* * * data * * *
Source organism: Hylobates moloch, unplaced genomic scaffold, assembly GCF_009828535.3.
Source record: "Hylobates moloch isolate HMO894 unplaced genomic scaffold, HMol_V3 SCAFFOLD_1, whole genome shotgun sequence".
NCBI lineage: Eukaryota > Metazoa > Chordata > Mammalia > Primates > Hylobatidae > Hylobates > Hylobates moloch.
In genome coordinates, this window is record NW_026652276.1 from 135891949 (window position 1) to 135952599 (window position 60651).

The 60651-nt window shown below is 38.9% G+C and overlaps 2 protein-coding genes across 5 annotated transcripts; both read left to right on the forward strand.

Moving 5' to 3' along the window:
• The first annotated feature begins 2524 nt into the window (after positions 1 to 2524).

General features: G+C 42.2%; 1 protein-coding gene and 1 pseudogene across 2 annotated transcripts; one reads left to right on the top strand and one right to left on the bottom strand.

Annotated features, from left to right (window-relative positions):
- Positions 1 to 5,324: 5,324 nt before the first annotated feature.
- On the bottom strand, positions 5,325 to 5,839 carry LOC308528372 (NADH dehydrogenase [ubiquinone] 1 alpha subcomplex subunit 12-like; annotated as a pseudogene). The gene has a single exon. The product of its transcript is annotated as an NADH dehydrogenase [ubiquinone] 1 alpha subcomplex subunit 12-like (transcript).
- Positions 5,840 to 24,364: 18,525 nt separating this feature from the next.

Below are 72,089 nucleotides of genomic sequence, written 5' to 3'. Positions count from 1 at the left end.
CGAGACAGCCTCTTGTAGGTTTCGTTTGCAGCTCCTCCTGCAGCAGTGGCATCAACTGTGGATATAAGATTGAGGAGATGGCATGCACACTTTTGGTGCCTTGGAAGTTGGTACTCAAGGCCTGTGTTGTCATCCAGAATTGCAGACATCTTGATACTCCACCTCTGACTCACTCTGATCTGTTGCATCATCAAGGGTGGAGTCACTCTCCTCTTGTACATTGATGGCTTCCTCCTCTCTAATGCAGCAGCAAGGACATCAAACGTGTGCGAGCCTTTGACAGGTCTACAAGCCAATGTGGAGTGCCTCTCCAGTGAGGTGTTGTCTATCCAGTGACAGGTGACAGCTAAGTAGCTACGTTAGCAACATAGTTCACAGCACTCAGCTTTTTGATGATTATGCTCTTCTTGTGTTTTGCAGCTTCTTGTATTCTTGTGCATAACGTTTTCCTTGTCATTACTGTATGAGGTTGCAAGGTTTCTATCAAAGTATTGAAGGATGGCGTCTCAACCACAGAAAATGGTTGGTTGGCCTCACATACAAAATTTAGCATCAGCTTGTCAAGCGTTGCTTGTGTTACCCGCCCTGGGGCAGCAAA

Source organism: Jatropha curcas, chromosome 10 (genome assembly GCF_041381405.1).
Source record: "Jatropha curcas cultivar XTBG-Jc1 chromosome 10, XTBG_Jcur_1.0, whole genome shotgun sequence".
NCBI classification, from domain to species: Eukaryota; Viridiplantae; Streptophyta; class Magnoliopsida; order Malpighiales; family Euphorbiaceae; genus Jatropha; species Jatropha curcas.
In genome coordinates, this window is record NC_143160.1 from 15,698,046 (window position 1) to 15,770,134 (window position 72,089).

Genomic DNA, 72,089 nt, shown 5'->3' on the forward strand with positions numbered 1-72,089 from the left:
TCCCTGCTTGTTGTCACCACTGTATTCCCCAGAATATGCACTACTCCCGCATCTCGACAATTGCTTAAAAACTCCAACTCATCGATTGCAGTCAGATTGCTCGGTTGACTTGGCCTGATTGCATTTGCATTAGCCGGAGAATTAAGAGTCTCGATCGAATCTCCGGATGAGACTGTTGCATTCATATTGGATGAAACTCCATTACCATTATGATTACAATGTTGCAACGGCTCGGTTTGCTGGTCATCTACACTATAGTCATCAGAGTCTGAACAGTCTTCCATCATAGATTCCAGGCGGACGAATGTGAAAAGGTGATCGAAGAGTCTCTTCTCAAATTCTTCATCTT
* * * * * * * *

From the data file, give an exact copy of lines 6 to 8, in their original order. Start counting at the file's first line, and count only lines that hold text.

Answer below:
Moving 5' to 3' along the window:
• The first annotated feature begins 2524 nt into the window (after positions 1 to 2524).

General features: G+C 42.2%; 1 protein-coding gene and 1 pseudogene across 2 annotated transcripts; one reads left to right on the top strand and one right to left on the bottom strand.